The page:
We will explore our learnings through a joint presentation:
  • The NSW Government agency will share the critical importance and key benefits of co-designing the first-of-its-kind COMPACT program with the communities it intended to influence. This ensured the design was culturally appropriate and strongly supported by the community in a potentially divisive policy landscape like CVE.
  • The consultant evaluator will outline our approach to co-designing the program logic and evaluation framework with the 30+ organisations involved in delivering the COMPACT program. We will reflect on the benefits and trade-offs associated with undertaking genuine co-design.
  • The community organisation will reflect on the experience of being a co-designer, and how this has influenced their own impact measurement practices. They are an an arts-based community development organisation based in South Western Sydney. They were one of the 30+ partners selected to deliver the COMPACT program.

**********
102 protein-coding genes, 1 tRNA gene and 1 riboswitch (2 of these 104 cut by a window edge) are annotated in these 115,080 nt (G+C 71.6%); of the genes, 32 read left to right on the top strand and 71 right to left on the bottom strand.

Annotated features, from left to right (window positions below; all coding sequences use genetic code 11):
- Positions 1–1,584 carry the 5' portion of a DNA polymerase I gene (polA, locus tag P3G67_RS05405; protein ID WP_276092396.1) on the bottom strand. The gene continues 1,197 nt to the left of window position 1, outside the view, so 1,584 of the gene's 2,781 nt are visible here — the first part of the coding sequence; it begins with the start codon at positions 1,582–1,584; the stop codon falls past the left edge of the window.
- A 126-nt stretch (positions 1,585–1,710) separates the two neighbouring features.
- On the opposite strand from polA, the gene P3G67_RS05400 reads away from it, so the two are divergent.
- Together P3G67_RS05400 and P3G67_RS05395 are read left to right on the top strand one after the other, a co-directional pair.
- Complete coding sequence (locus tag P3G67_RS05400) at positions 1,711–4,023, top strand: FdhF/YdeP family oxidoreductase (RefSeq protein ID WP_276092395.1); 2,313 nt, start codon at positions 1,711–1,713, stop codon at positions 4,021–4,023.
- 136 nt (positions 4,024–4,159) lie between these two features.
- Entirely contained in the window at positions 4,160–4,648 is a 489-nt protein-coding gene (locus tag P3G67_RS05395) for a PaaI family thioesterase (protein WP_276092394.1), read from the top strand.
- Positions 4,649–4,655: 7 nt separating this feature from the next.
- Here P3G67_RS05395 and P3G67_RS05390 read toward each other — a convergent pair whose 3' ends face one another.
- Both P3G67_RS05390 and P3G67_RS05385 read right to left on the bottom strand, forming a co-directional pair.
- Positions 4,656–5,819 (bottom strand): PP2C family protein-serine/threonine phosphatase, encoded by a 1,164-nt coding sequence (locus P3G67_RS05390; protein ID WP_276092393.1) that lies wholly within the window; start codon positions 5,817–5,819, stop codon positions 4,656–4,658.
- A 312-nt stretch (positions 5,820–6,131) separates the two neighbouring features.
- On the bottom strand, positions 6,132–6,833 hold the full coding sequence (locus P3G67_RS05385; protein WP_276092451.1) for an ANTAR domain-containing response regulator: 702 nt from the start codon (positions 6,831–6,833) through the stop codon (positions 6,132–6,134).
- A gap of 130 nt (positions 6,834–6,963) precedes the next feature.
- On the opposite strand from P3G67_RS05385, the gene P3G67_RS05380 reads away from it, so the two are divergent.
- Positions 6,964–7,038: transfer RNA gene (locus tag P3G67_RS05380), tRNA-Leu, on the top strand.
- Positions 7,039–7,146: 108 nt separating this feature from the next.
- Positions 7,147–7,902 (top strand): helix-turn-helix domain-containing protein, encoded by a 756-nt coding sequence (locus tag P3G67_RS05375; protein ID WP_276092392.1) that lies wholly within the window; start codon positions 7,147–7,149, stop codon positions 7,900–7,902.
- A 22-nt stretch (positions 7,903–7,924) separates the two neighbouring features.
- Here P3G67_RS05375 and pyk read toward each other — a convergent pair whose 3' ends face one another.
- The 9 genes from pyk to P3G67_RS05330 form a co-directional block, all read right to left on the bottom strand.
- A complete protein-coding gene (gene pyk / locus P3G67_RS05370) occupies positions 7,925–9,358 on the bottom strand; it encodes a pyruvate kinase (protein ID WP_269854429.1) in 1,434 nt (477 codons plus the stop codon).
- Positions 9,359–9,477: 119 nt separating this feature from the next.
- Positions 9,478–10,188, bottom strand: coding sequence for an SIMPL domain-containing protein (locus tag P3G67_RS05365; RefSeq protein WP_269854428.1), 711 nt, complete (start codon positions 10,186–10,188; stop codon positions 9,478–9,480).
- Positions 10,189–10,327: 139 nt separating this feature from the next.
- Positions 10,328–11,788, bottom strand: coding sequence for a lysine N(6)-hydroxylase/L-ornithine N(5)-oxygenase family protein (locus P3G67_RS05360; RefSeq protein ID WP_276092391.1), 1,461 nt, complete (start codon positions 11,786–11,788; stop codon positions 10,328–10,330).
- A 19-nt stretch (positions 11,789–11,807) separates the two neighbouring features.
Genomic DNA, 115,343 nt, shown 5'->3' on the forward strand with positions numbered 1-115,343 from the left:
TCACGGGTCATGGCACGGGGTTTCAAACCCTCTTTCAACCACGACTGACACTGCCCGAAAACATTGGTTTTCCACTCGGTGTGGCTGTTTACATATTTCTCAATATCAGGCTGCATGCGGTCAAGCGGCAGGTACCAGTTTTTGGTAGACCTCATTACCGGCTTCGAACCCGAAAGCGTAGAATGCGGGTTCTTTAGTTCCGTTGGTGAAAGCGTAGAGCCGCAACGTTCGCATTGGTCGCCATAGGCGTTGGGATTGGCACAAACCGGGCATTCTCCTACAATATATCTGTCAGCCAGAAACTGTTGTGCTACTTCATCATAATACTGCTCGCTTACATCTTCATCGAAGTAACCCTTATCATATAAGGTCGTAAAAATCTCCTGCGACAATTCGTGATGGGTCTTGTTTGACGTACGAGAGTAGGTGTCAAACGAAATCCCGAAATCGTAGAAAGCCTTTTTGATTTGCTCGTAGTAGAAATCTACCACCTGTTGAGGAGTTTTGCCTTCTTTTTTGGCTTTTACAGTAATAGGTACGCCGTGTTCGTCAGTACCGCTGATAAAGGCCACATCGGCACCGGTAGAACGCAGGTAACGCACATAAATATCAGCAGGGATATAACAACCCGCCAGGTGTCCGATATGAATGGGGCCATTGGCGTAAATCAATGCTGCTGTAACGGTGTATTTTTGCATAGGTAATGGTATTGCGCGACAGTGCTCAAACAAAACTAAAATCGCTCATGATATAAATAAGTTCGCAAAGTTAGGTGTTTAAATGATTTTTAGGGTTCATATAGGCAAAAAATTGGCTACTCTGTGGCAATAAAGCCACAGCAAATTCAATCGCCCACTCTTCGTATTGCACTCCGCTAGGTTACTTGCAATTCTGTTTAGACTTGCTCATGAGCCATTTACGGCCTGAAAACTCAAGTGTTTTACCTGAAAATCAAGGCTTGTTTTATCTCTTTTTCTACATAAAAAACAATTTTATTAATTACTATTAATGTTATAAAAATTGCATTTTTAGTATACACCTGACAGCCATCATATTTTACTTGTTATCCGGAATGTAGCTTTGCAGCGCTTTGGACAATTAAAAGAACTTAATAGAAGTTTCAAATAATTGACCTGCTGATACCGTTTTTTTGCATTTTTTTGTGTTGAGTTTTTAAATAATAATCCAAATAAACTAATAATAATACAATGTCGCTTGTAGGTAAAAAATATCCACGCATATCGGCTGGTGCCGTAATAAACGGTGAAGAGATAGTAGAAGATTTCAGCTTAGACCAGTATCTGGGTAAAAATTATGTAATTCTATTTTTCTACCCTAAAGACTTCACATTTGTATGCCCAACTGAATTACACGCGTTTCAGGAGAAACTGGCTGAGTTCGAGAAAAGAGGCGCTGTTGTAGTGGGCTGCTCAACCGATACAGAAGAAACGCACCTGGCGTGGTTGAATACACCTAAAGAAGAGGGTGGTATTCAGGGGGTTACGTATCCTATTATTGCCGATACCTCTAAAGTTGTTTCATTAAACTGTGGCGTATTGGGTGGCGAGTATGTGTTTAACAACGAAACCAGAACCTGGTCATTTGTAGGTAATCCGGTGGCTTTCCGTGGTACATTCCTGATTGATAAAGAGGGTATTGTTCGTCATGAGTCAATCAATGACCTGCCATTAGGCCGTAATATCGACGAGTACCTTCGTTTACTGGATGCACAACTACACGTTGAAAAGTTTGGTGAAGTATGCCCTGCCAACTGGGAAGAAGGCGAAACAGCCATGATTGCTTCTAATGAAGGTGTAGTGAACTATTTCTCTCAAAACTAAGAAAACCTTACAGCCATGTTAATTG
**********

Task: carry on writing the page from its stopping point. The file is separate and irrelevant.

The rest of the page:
• Finally, together we will summarise what it means to undertake genuine co-design approaches, for clients, evaluators and participants. We will share our learnings regarding the value of adopting a co-design approach when developing and evaluating programs in an emerging policy area like CVE, where there is currently a lack of robust evaluation work, and the definition of CVE is still evolving.

Chairs
avatar for Andy Moore

Andy Moore

Senior Advisor Performance and Evaluation, NZDF
I have had thirty years of experience in conducting, designing, and evaluating vocational training within NZ Defence. In that time, I have deployed oversea, predominantly in the role of coordinating aid programmes on behalf of NZ Defence. My current role is the Senior Adviser Performance... Read More →

Presenters
PW

Poppy Wise

Director, Urbis